Anti-smoking advocates on Wednesday shrugged off a call by a pro-vaping group for e-cigarettes to be provided by the state as an option for smoking cessation treatment, as being offered in Britain.
They said Thailand will first have to achieve a good standard of tobacco use control that is of a similar standard to Britain.
Britain was given a full score out of 10 whereas Thailand received only 5 for its achievements in tobacco control policy, said Roengrudee Patanavanich, a doctor and academic with Ramathibodi Hospital’s Department of Community Medicine.
She cited the World Health Organization’s (WHO) 2019 Report on the Global Tobacco Epidemic.
Thailand’s tobacco control success was rated that low despite the fact the country has enforced a law prohibiting smoking in public places, as urged by the WHO, for over a decade now, she said.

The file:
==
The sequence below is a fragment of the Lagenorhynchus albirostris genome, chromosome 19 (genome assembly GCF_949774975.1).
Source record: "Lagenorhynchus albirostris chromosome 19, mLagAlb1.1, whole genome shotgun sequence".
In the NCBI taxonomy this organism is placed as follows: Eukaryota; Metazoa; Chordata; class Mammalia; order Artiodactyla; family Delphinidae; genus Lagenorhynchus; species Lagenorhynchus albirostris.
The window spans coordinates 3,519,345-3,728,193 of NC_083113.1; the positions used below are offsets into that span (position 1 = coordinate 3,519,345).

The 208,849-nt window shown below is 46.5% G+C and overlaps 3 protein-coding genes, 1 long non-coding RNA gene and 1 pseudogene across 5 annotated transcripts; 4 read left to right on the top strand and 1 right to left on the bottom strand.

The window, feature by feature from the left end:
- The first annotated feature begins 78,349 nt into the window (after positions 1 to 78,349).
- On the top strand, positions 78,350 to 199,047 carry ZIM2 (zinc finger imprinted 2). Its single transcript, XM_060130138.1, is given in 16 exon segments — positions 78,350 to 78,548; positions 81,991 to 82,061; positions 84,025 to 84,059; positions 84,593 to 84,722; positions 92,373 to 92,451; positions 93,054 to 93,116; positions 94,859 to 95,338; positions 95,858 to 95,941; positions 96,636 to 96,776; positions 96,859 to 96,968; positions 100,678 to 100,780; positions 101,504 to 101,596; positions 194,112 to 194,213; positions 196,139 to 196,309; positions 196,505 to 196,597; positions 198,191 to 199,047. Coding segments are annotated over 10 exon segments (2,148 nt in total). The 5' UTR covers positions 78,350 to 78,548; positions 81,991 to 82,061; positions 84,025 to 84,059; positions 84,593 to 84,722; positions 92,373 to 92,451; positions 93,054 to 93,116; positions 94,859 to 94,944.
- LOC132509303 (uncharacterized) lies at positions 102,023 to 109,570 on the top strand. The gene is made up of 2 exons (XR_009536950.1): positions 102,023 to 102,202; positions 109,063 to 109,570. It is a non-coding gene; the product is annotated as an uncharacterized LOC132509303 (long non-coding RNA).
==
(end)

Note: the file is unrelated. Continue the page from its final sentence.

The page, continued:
Among the key indicators in which Thailand failed were those involving tobacco taxation and tobacco prices, she said, adding tobacco taxation wasn’t adjusted in line with changes in income, making cigarettes relatively cheap.
“Britain raises its tobacco taxes 2% every year, a rate higher than its inflation, and it taxes all types of tobacco at almost equal rates to prevent smokers from switching to cheaper products.
Thailand on the other hand still lacks effective measures to deal with illegal cigarettes,” she said.
France and Italy were examples of countries where smoking rates were falling slowly, even slower than Thailand, because they had legalised electronic cigarettes while still lacking effective tobacco control measures, said Prakit Vathesatogkit, president of Action on Smoking and Health Foundation Thailand.
The pro-vaping group had gone too far in its call for provision of free e-cigarettes as a smoking cessation option here in Thailand.